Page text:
Labor’s tax tsunami is about to hit

The Wentworth by-election was a wake-up call for all private business owners in Australia. If you thought the Labor government only had a chance of winning the next federal election, you would have sharpened your odds to put them as a clear favourite to win on 18th May 2019.


Since the by-election, I have been asked by several business owners what a change in government would mean for them. Although we have no detailed policy, Labor has release a blueprint of their tax policies over the last 18 months. Much of recent discussion has focused on the changes to imputation credits, however there are far more significant policies that will affect business owners, particularly on a divestment of their business.


The majority of business owners hold the shares in their business via a discretionary trust (ie a family trust). Under the current tax regime, the maximum tax payable on divestment of shares in a private business would generally be 23.5%. The CGT discount allows individuals to reduce their tax rate by 50% (ie 47% x 50%).


Labor has announced several tax policies that will change this. These include:

  • Minimum tax rate of 30% on discretionary trust distributions to adult beneficiaries.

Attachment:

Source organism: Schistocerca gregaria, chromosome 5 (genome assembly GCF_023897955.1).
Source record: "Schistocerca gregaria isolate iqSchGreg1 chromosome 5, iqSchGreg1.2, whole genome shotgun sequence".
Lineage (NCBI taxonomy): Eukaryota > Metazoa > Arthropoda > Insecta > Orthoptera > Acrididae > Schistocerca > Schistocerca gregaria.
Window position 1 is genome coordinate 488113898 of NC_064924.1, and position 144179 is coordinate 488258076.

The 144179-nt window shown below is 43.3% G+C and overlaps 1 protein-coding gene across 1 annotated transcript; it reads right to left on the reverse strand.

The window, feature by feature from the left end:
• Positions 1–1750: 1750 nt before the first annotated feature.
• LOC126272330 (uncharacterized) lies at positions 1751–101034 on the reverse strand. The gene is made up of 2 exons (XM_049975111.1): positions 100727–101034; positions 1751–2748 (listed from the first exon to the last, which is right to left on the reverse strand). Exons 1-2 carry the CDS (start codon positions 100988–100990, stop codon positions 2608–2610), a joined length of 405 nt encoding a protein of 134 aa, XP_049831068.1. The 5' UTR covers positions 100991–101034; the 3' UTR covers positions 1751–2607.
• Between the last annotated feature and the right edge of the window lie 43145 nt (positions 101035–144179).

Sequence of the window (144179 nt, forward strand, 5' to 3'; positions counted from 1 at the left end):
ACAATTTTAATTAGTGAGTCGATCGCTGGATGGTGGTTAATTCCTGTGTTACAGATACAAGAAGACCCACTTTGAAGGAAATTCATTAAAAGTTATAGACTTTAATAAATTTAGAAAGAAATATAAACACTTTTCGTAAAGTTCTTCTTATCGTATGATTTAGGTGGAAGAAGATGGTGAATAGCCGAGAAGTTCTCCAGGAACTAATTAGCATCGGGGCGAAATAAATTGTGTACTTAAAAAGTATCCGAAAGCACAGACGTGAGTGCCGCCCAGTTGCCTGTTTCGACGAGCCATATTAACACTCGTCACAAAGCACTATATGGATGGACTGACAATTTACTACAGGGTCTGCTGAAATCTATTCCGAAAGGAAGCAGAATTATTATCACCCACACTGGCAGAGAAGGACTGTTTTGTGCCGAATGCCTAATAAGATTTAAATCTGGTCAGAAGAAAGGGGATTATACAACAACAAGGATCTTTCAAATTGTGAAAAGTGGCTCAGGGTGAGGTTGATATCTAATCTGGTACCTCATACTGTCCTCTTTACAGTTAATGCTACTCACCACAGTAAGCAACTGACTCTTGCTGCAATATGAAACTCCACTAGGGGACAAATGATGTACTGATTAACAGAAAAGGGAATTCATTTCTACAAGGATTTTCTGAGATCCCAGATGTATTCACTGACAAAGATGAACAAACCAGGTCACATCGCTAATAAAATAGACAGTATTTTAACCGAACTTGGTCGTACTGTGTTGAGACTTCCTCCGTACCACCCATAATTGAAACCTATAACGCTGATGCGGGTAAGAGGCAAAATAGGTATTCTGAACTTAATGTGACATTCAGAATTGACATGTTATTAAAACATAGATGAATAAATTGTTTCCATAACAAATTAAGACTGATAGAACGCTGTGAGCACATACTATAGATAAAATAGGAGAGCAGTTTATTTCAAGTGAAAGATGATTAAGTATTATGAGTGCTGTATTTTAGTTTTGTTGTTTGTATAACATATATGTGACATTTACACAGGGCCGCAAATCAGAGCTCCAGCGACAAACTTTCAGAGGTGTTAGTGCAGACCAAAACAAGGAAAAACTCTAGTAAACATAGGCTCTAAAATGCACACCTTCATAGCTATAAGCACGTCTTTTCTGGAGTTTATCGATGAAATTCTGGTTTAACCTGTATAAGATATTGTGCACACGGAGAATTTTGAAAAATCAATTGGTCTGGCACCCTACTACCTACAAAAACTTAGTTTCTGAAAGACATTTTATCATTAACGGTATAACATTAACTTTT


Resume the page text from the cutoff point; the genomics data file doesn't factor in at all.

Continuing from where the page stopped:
• The CGT discount would be reduced for individuals to 25% (existing assets to be grandfathered).
  • Reintroduction of the Budget Deficit Repair Levy of 2% for those taxpayers with taxable income in excess of $180,000. This would take the highest marginal rate to 49%. In addition, a 0.5% increase in the Medicare levy would take it to 49.5%.

Under Labor’s proposed policies, where shares owned by a discretionary trust are sold, the tax rate on the gain would be a minimum of 30%. This equates to a tax increase of 6.5%. This could be significantly higher should tax policies associated with the flow through of capital gains be also changed.


The devil will be in the detail, however there are enough warning signs to suggest Labor’s philosophy on tax reform will be focused on removing any tax concessions which they consider to eat away at the revenue base.  You have been warned.